DALLAS — Hy-Vee's longtime culture of focusing on the customer has produced a series of strategies that help the retailer succeed, said Mitch Streit, store director of Hy-Vee's 75,000-square-foot unit in Council Bluffs, Iowa.
At the center of this approach is “making sure customers walk out of the store with an emotion that's more positive than when they entered,” he said during a session at FMI Future Connect 2011 here.
Among strategies he outlined:
• Discussing customer experience at every company meeting.
• Creating an “emotional experience” in the store.
• Putting customer experience ahead of everything else, including sales.
• Inspiring workers to provide great customer experiences.
“If we run out of an item, it's fine to offer customers a rain check,” he said. “But what about offering them something they can use right now? Let's say you run out of their requested brand of flour. Offer them your store-brand flour for free. We allow employees to make decisions like that on their own to take care of customers. We empower our front-line people.”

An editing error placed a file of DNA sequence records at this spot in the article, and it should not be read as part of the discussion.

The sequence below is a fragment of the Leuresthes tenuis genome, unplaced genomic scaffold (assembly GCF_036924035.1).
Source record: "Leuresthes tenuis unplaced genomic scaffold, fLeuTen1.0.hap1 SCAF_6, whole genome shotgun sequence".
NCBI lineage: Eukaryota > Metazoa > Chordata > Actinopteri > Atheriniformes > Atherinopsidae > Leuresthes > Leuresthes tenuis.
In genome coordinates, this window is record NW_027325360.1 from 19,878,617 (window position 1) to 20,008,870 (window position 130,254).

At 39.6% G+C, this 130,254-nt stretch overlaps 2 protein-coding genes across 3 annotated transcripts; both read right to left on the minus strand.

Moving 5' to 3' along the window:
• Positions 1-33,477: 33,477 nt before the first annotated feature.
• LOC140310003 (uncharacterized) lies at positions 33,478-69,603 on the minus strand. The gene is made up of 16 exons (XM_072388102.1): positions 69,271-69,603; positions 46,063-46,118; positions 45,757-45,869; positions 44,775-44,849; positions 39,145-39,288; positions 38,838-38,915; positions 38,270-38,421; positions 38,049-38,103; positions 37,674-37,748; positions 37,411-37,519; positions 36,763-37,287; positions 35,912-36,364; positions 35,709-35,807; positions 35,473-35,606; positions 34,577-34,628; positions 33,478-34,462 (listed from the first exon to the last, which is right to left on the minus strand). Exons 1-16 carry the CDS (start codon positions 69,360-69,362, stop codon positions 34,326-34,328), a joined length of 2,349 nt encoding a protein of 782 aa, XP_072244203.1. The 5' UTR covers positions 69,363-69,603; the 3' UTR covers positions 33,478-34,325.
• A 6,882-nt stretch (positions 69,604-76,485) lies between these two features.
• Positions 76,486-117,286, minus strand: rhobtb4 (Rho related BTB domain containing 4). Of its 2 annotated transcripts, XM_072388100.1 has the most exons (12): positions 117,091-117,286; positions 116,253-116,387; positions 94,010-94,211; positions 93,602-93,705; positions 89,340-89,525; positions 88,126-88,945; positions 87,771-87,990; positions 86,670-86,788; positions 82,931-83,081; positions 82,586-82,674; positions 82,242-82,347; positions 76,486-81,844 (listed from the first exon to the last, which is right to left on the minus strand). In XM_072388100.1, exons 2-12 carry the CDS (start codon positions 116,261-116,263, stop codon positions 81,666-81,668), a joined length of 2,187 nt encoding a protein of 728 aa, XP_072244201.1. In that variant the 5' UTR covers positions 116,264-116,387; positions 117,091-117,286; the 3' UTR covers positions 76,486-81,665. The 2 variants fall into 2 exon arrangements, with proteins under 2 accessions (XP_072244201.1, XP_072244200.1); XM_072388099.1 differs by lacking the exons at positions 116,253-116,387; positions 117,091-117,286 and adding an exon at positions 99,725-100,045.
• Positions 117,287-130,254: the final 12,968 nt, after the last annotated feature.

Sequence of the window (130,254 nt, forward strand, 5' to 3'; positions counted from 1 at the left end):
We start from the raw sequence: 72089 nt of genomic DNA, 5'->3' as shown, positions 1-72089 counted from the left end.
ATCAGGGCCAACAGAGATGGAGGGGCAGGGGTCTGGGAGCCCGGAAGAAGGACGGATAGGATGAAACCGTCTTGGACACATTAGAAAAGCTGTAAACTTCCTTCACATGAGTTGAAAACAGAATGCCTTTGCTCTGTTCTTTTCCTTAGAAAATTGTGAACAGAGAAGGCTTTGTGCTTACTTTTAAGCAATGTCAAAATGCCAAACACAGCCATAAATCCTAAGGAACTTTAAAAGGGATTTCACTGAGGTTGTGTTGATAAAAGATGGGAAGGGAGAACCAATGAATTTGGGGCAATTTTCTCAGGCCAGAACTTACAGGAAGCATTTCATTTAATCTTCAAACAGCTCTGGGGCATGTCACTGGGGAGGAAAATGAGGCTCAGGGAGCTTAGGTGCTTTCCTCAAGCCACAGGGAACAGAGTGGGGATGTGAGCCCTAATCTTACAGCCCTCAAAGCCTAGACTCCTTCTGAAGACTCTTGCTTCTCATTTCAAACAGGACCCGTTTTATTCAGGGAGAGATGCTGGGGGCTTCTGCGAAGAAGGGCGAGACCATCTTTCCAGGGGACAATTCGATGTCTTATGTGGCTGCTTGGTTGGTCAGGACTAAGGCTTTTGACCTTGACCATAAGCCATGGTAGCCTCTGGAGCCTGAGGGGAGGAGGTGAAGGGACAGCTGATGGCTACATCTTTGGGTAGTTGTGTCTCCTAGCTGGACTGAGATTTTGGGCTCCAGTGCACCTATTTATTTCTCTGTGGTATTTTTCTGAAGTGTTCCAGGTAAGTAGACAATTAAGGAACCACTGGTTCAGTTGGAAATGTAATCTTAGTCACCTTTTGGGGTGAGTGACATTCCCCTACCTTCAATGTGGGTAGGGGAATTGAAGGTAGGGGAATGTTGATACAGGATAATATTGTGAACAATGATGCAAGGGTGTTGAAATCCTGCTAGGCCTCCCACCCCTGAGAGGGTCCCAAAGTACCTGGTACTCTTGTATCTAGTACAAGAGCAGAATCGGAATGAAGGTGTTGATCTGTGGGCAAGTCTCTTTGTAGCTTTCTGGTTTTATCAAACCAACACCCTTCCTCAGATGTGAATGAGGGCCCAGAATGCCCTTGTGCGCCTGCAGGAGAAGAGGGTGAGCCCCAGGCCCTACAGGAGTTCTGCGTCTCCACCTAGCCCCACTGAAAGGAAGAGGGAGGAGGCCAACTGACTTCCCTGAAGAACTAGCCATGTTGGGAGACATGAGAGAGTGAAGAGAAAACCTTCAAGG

Another speaker, David Skogen, chairman, Festival Foods, said customer experience is a leadership issue.
“It's about leadership, not management,” he said.
Festival's customer strategies include basic tasks such as asking shoppers if they found everything they need, and taking them directly to items they are looking for.
Festival celebrates exceptional service by employees, and brings “culture keepers” into the process by holding periodic meetings to exchange information and ideas with hourly employees who have 10 years of service or more.